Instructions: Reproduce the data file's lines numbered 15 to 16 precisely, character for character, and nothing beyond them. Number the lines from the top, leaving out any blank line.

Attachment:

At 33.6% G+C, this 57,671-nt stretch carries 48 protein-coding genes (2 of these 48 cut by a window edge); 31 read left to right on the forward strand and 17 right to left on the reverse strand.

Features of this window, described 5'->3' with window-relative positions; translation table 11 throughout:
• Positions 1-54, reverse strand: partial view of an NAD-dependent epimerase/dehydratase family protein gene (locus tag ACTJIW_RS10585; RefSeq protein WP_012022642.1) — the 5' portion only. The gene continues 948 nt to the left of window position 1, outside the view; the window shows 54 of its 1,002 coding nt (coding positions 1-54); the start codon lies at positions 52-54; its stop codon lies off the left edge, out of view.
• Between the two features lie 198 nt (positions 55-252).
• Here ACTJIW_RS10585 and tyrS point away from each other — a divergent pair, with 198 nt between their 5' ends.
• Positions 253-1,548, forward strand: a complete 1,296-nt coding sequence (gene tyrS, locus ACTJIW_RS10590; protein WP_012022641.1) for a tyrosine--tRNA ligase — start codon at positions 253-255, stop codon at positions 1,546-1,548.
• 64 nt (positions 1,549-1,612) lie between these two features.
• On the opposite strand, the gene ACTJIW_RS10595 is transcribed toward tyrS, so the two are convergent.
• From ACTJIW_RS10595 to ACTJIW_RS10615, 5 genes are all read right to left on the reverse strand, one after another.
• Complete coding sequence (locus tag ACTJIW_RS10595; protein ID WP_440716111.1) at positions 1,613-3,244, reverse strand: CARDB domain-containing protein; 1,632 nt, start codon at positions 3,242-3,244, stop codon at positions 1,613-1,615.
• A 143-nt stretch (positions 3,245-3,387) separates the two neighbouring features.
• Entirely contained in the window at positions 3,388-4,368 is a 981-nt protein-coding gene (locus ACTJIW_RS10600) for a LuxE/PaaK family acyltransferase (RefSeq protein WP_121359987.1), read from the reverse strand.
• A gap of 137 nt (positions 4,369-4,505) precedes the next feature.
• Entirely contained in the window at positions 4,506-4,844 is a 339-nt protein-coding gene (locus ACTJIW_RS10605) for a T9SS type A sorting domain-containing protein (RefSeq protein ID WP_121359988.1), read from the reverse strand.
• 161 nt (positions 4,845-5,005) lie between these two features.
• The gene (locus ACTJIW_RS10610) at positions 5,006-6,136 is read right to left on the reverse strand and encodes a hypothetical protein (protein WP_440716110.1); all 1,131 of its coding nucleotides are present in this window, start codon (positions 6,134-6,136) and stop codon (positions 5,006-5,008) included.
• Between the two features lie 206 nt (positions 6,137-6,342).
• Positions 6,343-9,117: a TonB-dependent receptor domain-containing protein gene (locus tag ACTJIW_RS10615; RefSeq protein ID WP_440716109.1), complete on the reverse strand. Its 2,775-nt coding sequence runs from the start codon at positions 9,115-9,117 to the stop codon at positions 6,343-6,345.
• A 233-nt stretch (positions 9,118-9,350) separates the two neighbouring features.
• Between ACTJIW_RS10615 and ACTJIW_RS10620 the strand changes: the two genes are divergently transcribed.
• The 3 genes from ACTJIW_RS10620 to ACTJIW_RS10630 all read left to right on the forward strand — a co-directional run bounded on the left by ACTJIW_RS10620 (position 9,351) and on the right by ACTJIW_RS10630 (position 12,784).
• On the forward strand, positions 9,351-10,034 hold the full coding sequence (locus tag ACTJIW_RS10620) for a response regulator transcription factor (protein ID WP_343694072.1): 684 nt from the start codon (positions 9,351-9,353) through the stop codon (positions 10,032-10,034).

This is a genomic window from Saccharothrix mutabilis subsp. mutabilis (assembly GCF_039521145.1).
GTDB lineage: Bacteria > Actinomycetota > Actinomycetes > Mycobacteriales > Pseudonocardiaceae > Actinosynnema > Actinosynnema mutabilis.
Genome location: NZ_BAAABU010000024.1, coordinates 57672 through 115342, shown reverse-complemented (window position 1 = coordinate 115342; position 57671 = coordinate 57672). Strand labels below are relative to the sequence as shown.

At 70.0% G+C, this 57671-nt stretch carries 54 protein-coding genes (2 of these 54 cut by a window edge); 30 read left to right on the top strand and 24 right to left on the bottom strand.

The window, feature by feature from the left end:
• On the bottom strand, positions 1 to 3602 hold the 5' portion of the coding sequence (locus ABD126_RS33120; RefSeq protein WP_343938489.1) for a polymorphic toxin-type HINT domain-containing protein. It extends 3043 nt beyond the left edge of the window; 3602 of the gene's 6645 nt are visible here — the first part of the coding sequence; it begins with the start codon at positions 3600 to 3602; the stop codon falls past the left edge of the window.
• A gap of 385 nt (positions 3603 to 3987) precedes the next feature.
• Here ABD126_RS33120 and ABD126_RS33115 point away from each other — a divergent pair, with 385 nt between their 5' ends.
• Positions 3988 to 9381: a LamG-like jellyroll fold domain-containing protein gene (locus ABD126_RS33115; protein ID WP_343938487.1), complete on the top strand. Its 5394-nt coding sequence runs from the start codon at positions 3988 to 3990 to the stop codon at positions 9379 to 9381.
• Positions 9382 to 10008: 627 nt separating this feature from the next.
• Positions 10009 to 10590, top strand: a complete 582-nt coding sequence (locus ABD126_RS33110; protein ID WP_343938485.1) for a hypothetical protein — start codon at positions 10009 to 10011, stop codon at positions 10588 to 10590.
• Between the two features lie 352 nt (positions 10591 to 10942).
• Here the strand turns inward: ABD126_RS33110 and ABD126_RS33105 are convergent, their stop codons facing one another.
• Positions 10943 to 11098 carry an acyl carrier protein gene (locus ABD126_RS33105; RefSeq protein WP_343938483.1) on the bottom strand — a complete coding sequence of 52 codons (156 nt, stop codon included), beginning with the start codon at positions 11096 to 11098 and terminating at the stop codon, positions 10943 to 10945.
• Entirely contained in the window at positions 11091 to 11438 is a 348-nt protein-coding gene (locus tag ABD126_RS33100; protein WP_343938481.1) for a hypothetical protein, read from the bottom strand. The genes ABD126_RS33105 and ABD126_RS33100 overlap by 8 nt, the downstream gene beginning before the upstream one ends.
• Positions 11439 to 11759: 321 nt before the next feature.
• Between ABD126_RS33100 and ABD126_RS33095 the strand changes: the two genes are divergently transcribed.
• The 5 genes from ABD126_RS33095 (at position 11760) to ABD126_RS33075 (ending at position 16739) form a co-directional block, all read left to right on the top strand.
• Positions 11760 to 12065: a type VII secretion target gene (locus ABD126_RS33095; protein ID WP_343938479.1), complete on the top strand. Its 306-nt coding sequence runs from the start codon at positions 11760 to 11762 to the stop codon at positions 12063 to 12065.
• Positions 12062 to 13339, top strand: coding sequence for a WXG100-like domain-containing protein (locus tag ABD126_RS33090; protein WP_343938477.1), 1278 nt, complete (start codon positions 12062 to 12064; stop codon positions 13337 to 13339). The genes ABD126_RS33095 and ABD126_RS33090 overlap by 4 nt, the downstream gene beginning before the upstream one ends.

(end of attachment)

• 161 nt (positions 4,845-5,005) lie between these two features.
• The gene (locus ACTJIW_RS10610) at positions 5,006-6,136 is read right to left on the reverse strand and encodes a hypothetical protein (protein WP_440716110.1); all 1,131 of its coding nucleotides are present in this window, start codon (positions 6,134-6,136) and stop codon (positions 5,006-5,008) included.